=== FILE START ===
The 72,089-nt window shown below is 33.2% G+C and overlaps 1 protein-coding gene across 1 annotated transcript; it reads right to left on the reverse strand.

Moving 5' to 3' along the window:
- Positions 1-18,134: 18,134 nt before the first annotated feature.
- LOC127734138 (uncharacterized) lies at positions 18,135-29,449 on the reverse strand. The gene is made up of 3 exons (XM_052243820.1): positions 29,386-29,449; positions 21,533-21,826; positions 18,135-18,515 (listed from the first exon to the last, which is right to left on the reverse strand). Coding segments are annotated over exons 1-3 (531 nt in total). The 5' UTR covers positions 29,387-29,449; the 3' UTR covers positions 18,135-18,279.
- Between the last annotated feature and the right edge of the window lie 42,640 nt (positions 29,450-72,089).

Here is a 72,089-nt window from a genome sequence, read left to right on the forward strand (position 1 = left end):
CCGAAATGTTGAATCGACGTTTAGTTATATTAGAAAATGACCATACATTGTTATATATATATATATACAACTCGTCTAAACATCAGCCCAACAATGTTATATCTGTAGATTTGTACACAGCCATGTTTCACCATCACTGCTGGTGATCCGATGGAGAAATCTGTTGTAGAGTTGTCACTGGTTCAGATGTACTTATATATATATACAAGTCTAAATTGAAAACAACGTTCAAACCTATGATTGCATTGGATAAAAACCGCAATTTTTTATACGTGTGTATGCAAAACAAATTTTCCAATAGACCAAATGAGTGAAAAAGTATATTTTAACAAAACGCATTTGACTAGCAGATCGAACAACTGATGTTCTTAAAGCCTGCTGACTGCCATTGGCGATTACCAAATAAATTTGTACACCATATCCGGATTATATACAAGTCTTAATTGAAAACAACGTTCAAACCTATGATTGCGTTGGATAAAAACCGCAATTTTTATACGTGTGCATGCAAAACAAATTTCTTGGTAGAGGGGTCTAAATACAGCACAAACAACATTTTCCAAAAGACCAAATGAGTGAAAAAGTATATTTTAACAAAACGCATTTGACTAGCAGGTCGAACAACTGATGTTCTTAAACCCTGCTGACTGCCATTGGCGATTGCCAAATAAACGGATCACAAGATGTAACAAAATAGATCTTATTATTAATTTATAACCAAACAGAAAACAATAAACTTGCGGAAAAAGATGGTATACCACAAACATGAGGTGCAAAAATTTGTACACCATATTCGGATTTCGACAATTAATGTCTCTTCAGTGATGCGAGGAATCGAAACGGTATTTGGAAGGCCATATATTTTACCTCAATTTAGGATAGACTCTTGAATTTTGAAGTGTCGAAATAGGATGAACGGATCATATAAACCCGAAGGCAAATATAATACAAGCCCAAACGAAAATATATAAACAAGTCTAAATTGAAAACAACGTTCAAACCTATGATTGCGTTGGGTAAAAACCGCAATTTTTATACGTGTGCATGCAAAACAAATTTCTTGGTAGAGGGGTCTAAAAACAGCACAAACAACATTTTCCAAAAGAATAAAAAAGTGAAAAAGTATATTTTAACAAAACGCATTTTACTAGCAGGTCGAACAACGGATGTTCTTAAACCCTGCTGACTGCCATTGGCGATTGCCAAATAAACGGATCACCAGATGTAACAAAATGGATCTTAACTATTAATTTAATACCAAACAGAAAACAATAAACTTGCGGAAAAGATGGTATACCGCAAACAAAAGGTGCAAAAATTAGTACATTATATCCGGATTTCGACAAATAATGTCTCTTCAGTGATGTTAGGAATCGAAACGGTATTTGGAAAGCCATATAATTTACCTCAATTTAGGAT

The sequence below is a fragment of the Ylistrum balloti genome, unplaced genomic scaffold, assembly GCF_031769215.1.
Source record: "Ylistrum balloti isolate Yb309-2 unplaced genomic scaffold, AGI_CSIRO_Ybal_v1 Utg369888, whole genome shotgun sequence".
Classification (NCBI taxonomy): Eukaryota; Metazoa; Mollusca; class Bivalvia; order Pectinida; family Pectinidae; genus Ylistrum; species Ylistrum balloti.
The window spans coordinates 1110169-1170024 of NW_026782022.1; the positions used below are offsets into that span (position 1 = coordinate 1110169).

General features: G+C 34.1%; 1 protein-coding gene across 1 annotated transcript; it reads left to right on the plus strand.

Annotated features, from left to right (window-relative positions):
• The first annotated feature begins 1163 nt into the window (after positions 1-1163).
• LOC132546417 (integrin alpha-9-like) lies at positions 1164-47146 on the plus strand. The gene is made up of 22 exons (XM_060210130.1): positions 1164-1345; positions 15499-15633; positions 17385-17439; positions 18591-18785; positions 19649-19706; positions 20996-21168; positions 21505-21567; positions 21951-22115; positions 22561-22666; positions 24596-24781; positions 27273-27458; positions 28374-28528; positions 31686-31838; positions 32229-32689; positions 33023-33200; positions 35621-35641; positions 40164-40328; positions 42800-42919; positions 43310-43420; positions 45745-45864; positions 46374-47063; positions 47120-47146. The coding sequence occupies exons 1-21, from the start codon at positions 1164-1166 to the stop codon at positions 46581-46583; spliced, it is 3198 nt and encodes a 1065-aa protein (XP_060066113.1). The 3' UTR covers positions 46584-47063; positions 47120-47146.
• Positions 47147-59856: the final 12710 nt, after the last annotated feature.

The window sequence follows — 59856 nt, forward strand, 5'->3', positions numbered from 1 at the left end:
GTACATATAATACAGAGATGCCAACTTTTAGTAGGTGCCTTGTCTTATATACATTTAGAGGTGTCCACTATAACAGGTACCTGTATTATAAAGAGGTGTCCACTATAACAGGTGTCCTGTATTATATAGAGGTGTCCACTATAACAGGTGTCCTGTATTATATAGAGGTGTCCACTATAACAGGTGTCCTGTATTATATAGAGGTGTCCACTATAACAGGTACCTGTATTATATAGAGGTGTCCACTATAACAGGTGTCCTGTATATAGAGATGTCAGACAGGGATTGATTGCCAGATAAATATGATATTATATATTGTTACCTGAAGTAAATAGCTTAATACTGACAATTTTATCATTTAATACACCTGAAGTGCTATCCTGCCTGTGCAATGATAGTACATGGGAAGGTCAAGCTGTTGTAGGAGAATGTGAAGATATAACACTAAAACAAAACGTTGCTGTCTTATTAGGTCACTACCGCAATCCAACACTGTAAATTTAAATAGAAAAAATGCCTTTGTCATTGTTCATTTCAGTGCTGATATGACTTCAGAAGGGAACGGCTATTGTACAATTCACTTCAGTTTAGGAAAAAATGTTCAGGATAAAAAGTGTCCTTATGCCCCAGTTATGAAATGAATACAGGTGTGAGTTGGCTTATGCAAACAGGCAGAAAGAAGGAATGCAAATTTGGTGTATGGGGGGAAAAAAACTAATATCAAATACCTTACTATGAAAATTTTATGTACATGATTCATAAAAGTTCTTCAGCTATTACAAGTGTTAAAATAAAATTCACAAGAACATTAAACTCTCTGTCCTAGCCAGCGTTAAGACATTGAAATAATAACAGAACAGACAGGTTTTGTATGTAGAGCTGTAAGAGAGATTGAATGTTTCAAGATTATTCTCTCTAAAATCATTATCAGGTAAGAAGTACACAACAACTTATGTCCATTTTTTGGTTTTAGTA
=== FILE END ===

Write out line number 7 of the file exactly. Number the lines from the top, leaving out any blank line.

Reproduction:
CCGAAATGTTGAATCGACGTTTAGTTATATTAGAAAATGACCATACATTGTTATATATATATATATACAACTCGTCTAAACATCAGCCCAACAATGTTATATCTGTAGATTTGTACACAGCCATGTTTCACCATCACTGCTGGTGATCCGATGGAGAAATCTGTTGTAGAGTTGTCACTGGTTCAGATGTACTTATATATATATACAAGTCTAAATTGAAAACAACGTTCAAACCTATGATTGCATTGGATAAAAACCGCAATTTTTTATACGTGTGTATGCAAAACAAATTTTCCAATAGACCAAATGAGTGAAAAAGTATATTTTAACAAAACGCATTTGACTAGCAGATCGAACAACTGATGTTCTTAAAGCCTGCTGACTGCCATTGGCGATTACCAAATAAATTTGTACACCATATCCGGATTATATACAAGTCTTAATTGAAAACAACGTTCAAACCTATGATTGCGTTGGATAAAAACCGCAATTTTTATACGTGTGCATGCAAAACAAATTTCTTGGTAGAGGGGTCTAAATACAGCACAAACAACATTTTCCAAAAGACCAAATGAGTGAAAAAGTATATTTTAACAAAACGCATTTGACTAGCAGGTCGAACAACTGATGTTCTTAAACCCTGCTGACTGCCATTGGCGATTGCCAAATAAACGGATCACAAGATGTAACAAAATAGATCTTATTATTAATTTATAACCAAACAGAAAACAATAAACTTGCGGAAAAAGATGGTATACCACAAACATGAGGTGCAAAAATTTGTACACCATATTCGGATTTCGACAATTAATGTCTCTTCAGTGATGCGAGGAATCGAAACGGTATTTGGAAGGCCATATATTTTACCTCAATTTAGGATAGACTCTTGAATTTTGAAGTGTCGAAATAGGATGAACGGATCATATAAACCCGAAGGCAAATATAATACAAGCCCAAACGAAAATATATAAACAAGTCTAAATTGAAAACAACGTTCAAACCTATGATTGCGTTGGGTAAAAACCGCAATTTTTATACGTGTGCATGCAAAACAAATTTCTTGGTAGAGGGGTCTAAAAACAGCACAAACAACATTTTCCAAAAGAATAAAAAAGTGAAAAAGTATATTTTAACAAAACGCATTTTACTAGCAGGTCGAACAACGGATGTTCTTAAACCCTGCTGACTGCCATTGGCGATTGCCAAATAAACGGATCACCAGATGTAACAAAATGGATCTTAACTATTAATTTAATACCAAACAGAAAACAATAAACTTGCGGAAAAGATGGTATACCGCAAACAAAAGGTGCAAAAATTAGTACATTATATCCGGATTTCGACAAATAATGTCTCTTCAGTGATGTTAGGAATCGAAACGGTATTTGGAAAGCCATATAATTTACCTCAATTTAGGAT